National Oceanic and Atmospheric Administration

Many U.S. homeowners are inadequately insured for natural-catastrophe damage ahead of the height of the Atlantic hurricane season.

Three major landfalling hurricanes in 2017—Harvey, Irma and Maria—revealed a widespread lack of full insurance coverage for homeowners in Texas, Florida, Puerto Rico and elsewhere. Those storms served as a wake-up call to some, but the underinsurance of Americans persists, according to regulators, trade groups and government data.

While most people have home insurance, many lack flood insurance, which is typically purchased from the U.S. government as a separate policy. Many homeowners also have home-insurance policy limits that are too low to cover the full cost of repairing or rebuilding their properties.

“Many people thought that they had a fully insured home or fully insured business” before last year’s catastrophes, said Iraelia Pernas, executive director of Acodese, an industry group for insurers in Puerto Rico. “They discovered that there were some exclusions in their policies.”

Javier Rivera Ríos, the territory’s insurance commissioner, said that a lot of the houses in Puerto Rico that suffered losses weren’t insured at all, let alone with flood coverage.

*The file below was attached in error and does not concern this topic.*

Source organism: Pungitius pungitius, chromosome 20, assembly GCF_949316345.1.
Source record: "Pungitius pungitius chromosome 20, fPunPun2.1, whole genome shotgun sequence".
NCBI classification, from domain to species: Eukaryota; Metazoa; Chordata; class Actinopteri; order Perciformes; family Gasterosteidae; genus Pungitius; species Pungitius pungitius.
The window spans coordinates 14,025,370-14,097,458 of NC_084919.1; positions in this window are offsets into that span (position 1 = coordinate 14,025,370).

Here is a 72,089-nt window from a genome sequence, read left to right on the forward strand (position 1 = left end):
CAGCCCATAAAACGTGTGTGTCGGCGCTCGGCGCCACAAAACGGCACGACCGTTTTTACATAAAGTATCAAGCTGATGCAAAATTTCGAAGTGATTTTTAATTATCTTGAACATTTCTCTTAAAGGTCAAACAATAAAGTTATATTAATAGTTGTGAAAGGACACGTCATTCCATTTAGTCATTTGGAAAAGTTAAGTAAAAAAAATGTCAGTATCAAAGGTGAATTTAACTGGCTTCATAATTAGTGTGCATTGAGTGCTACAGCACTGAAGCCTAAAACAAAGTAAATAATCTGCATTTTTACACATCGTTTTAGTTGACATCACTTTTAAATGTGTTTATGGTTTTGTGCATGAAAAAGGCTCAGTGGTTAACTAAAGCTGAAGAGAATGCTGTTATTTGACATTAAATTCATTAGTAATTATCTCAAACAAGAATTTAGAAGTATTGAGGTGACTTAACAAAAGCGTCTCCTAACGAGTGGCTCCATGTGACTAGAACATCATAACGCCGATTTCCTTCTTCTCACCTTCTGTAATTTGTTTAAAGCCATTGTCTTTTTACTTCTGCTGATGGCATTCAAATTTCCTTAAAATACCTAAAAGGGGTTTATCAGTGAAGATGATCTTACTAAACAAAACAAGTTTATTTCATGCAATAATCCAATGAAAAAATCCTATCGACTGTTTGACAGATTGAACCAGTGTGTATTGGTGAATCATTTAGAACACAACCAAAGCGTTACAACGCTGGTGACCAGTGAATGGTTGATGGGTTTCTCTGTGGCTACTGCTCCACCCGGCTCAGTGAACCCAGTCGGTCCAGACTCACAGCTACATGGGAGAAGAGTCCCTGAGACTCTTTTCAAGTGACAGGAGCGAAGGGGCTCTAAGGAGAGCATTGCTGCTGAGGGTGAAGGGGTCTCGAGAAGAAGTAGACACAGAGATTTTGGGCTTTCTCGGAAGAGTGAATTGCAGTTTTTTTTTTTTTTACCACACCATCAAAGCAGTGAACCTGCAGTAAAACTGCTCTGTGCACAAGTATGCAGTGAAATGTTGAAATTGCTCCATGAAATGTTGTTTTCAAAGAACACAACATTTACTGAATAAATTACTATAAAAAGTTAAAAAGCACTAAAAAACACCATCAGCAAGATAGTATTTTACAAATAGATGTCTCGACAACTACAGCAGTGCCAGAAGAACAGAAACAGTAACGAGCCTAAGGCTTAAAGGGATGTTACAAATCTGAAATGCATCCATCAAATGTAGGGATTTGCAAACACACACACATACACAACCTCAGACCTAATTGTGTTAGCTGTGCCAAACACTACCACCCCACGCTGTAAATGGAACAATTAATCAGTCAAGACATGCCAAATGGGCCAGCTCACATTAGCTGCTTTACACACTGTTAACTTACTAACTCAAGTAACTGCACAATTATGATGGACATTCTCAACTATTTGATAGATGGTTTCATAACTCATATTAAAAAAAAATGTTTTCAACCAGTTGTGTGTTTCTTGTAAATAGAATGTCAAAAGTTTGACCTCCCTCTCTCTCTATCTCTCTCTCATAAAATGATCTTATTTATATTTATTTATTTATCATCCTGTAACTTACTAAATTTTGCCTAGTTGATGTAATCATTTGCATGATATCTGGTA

Jeremy Gundling of Friendswood, Texas, didn’t have flood insurance when his home filled with two feet of water during Harvey. His home insurance covered some wind damage to the house, where he lives with his wife and four children, but Mr. Gundling took out a loan to pay for most repairs.

An American flag flies above a pile of flood damaged debris stripped from inside a house that was flooded by Hurricane Harvey in Spring, Texas, U.S., on Wednesday, Sept. 6, 2017.

When Mr. Gundling decided to forgo flood insurance, he felt it was the right call based on recommendations from his real-estate and insurance agents.

“It was disheartening…to find out that I was severely underinsured,” he said.

After the storm, he bought insurance from the National Flood Insurance Program and expanded his home-insurance coverage. The federal policies pay up to $250,000 for damage to a residence and $100,000 for contents.

The number of federal flood policies covering Florida homes and small businesses rose 1% between August 2017 and March 2018, to 1.8 million, according to…